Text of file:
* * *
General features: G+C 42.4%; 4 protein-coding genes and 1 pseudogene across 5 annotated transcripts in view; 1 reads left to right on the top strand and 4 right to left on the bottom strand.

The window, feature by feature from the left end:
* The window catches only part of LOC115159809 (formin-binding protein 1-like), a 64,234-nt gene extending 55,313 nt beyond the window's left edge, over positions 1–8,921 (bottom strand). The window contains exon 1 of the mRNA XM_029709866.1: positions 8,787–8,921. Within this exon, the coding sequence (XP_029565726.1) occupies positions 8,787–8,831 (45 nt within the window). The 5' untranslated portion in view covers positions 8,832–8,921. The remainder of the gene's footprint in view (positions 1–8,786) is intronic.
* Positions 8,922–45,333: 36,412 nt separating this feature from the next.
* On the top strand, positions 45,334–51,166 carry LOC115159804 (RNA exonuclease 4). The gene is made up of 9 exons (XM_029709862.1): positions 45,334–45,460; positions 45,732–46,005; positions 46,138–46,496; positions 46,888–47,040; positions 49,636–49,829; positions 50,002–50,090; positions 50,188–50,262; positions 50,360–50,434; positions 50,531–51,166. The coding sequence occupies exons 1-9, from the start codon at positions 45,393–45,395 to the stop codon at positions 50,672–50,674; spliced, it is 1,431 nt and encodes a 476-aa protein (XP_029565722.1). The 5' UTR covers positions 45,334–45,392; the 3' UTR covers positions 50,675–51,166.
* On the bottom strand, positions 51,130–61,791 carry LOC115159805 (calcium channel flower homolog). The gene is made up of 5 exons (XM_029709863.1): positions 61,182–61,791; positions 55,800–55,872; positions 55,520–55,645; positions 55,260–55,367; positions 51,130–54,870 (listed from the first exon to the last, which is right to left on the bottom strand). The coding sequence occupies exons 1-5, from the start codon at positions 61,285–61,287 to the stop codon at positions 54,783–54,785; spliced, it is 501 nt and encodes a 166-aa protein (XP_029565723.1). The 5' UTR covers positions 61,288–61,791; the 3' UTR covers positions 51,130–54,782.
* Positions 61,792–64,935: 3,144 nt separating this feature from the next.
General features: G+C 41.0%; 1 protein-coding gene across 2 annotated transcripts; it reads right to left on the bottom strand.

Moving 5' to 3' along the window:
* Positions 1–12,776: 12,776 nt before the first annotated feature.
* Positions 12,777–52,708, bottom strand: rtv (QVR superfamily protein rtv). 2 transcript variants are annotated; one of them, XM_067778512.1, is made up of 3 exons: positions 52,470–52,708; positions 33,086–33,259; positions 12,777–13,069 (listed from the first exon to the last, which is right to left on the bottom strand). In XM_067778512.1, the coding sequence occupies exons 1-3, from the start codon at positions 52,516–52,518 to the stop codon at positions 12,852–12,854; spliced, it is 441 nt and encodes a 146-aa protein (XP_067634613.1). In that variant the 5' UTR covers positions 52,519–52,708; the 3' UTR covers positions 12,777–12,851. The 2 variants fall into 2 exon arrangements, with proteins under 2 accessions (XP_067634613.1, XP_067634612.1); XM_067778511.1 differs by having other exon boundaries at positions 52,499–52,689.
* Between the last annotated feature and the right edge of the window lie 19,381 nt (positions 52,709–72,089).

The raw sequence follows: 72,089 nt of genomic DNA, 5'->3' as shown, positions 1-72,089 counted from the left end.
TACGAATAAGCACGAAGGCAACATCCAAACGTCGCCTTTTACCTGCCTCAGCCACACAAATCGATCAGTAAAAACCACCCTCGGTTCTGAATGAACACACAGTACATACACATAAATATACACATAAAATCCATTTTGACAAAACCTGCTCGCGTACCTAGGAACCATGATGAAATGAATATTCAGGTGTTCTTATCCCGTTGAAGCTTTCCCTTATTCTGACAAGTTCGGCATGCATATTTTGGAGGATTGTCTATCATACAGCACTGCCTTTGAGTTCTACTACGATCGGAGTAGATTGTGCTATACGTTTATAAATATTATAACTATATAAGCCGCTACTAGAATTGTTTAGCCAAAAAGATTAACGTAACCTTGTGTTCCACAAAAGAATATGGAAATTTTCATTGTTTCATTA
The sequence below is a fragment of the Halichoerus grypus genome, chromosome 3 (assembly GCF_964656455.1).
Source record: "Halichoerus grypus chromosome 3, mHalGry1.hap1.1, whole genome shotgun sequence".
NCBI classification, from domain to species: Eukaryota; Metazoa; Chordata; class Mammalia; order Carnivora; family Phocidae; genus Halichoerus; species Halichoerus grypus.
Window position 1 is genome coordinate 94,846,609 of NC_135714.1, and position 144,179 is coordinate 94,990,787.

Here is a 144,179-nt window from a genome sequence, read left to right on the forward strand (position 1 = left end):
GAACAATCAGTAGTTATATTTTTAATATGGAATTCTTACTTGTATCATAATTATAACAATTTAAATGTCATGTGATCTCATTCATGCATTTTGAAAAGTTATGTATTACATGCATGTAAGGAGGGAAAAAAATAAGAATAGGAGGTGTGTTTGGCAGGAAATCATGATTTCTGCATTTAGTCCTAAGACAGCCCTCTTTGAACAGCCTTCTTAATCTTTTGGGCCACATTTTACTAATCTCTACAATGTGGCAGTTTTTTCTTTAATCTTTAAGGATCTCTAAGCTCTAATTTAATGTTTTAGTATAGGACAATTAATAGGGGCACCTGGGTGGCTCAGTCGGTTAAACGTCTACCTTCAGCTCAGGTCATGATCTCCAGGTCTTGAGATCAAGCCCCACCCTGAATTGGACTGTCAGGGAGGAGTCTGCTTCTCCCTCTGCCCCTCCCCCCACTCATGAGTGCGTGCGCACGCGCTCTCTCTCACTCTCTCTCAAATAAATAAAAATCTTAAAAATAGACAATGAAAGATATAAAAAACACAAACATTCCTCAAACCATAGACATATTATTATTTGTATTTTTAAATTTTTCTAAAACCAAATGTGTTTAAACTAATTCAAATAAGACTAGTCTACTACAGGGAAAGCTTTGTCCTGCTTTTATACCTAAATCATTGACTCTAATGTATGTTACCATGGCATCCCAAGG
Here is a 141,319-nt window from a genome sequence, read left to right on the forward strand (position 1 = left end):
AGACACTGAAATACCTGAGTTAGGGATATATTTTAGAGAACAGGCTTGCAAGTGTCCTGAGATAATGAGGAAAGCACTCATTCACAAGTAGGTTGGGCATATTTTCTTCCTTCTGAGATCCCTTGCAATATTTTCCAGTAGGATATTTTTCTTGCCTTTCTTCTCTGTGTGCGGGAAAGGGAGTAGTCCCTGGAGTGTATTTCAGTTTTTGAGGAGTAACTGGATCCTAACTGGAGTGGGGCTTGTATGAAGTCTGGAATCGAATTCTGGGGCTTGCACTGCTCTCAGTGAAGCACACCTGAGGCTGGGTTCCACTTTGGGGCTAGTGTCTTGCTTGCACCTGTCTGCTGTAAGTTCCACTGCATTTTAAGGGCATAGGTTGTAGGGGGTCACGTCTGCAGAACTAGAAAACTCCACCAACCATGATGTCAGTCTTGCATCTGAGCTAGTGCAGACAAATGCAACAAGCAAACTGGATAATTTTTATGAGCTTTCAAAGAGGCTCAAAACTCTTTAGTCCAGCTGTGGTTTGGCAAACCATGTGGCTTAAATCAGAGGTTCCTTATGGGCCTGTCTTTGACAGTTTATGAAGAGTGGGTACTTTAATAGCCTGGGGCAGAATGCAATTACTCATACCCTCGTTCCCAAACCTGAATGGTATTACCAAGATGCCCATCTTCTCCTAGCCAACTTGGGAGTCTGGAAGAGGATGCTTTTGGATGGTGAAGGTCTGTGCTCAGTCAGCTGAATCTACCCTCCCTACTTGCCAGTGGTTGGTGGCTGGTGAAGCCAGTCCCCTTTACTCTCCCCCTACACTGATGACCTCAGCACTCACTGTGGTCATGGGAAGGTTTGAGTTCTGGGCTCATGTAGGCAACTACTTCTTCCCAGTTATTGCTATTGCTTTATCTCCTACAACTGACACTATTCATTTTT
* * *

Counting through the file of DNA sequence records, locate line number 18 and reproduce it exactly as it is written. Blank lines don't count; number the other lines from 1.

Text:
Window position 1 is genome coordinate 94,846,609 of NC_135714.1, and position 144,179 is coordinate 94,990,787.